One slick advertisement features that hip veteran of tobacco commercials, Joe Camel, decked out in a hospital gown on a cancer ward and rechristened “Joe Chemo.” Another shows a snapshot of the typical suburban family, complete with cocker spaniel, by the driveway. “Spot the serial killer," invites the bold type above. “Is it the dog? Little Nancy? Wrong. It’s the little red roadster.” Both spoofs are the handiwork of Adbusters, a glossy Vancouver quarterly devoted to tackling hype and hypocrisy in the $170-billion continental advertising industry. While others in the downshifting movement dispense helpful hints on thrift, documentary film-maker Kalle Lasn, 54, and his tiny staff of Generation Xers are its shock troops, attacking what he calls “the command centre of the consumer culture” with sly wit and outright subversion. Ironically, that chutzpah has won them profiles in The New York Times and The Wall Street Journal, and even a cult following on Madison Avenue. Says Lasn: “They want to see what the enemy is up to.”
In Adbusters1 s latest “de-marketing” campaign, he urges readers to celebrate the ultimate expression of voluntary simplicity: Buy Nothing Day, a 24-hour moratorium on consumerism. Scheduled for Nov. 29, the first shopping day after American Thanksgiving—and, historically, the biggest one-day buying binge of the year—it will kick off the Christmas spending season with the motto, “Participate by not participating.” Says Lasn: “If you look at what’s wrong in the world, it all starts with overconsumption.”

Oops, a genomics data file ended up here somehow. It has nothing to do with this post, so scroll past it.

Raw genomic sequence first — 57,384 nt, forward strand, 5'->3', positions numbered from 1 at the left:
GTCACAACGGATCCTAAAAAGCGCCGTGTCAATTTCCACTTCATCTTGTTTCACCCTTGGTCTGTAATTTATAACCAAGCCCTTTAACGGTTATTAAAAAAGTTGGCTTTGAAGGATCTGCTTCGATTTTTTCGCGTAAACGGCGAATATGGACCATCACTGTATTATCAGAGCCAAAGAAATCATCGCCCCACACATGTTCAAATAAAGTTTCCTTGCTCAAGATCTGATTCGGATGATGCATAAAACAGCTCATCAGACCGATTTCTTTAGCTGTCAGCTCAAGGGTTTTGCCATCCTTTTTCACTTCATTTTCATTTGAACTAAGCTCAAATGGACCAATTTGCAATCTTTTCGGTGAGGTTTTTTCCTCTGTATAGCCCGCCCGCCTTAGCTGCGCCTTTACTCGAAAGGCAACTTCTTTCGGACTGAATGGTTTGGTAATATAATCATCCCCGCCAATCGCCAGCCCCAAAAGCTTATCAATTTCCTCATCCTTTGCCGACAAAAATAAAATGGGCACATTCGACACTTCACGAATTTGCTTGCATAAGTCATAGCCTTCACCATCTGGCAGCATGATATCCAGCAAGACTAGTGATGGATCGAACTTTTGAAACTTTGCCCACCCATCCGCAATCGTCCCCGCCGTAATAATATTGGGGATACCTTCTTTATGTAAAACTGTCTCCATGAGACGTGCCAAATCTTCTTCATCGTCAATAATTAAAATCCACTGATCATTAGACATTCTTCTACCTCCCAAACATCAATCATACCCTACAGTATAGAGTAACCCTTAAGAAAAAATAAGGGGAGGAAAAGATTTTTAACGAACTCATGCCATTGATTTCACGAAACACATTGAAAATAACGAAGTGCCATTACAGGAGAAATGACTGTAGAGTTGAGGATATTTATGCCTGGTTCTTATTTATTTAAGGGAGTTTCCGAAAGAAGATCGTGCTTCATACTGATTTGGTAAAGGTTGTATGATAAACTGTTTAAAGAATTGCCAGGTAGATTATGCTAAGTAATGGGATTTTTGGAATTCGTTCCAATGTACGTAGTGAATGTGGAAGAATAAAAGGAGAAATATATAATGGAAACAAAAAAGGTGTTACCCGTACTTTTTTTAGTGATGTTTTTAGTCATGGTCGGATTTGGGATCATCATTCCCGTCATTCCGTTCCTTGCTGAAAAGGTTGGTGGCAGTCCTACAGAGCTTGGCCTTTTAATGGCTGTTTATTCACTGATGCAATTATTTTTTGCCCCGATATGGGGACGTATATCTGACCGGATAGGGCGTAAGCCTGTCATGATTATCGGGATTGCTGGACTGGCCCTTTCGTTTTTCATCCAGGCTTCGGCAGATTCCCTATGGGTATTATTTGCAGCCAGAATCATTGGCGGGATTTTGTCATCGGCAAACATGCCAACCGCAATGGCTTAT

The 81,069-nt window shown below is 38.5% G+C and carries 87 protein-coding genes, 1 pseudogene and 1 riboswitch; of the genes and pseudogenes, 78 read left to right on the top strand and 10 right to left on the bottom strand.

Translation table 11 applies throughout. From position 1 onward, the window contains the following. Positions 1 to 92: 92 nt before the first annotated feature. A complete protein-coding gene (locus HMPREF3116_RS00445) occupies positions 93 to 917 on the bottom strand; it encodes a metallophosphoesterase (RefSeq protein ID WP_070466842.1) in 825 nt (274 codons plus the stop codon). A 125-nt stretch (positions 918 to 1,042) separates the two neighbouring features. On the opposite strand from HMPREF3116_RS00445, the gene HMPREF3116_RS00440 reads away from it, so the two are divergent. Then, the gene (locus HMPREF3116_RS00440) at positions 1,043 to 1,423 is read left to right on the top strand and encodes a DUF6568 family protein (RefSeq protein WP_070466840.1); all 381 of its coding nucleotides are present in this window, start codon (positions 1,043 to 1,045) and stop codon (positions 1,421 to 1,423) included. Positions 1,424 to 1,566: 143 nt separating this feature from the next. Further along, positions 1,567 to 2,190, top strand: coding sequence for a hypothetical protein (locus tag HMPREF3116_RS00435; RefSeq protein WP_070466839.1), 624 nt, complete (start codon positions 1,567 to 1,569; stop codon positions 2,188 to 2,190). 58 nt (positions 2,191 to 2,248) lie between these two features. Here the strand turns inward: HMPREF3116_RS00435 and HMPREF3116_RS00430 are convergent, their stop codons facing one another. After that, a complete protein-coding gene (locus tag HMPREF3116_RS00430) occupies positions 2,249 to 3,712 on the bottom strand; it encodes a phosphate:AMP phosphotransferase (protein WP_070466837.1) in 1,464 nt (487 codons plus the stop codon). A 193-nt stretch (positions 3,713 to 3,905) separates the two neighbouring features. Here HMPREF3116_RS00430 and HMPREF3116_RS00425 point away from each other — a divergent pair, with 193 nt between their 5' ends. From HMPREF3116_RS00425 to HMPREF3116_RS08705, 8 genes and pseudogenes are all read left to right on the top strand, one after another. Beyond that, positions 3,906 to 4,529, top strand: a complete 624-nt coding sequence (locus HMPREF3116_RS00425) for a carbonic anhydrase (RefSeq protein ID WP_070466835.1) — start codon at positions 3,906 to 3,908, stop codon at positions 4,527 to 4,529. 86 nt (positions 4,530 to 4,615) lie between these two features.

Born in Estonia during the Second World War, Lasn grew up in the enforced frugality of displaced person camps in Germany and Australia before moving to Japan as a marketing analyst. But after emigrating to British Columbia in 1970, he was galvanized by the symptoms of ecological devastation. “Consumerism,” he says, “is the mother of all environmental problems.”
In 1989, when Lasn and a small band of fellow greens attempted to undercut a lyrical TV campaign promoting logging by British Columbia’s Council of Forest Industries, they discovered no major station would allow them to buy time for their 30-second parody. “We were really upset by this lack of democracy on the airwaves,” he says. His solution: “a slick, subversive little magazine
dedicated to fighting the pollution of the mental environment.” Run by his nonprofit Media Foundation and financed largely by its $5.75 cover price, Adbusters now sells 30,000 copies an issue—20,000 of them in the United States.
Agency copywriters often moonlight to orchestrate Adbusters's satirical assaults on their trade. One issue dispensed red “Grease” stickers to plaster over McDonald’s outlets across the conti-
nent, sparking the arrest of a Toronto vegetarian activist, Chris Sartor. And Lasn is currently battling Harper’s magazine over its apparent reluctance to sell him a $15,000 page for the Joe Chemo “subvertisement,” as he calls it.
But as downshifting becomes the latest consumer trend, Lasn finds that he and his magazine have attained respectability. Last year, he was invited to a U.N. forum on sustainable consumption. “Everybody knows we’re living beyond our means, both individually and as a society,” he says. Still, he predicts that it will take at least a generation for the majority of continental consumers to seriously downshift. That, it turns out, is how long it took Lasn himself to quit smoking.
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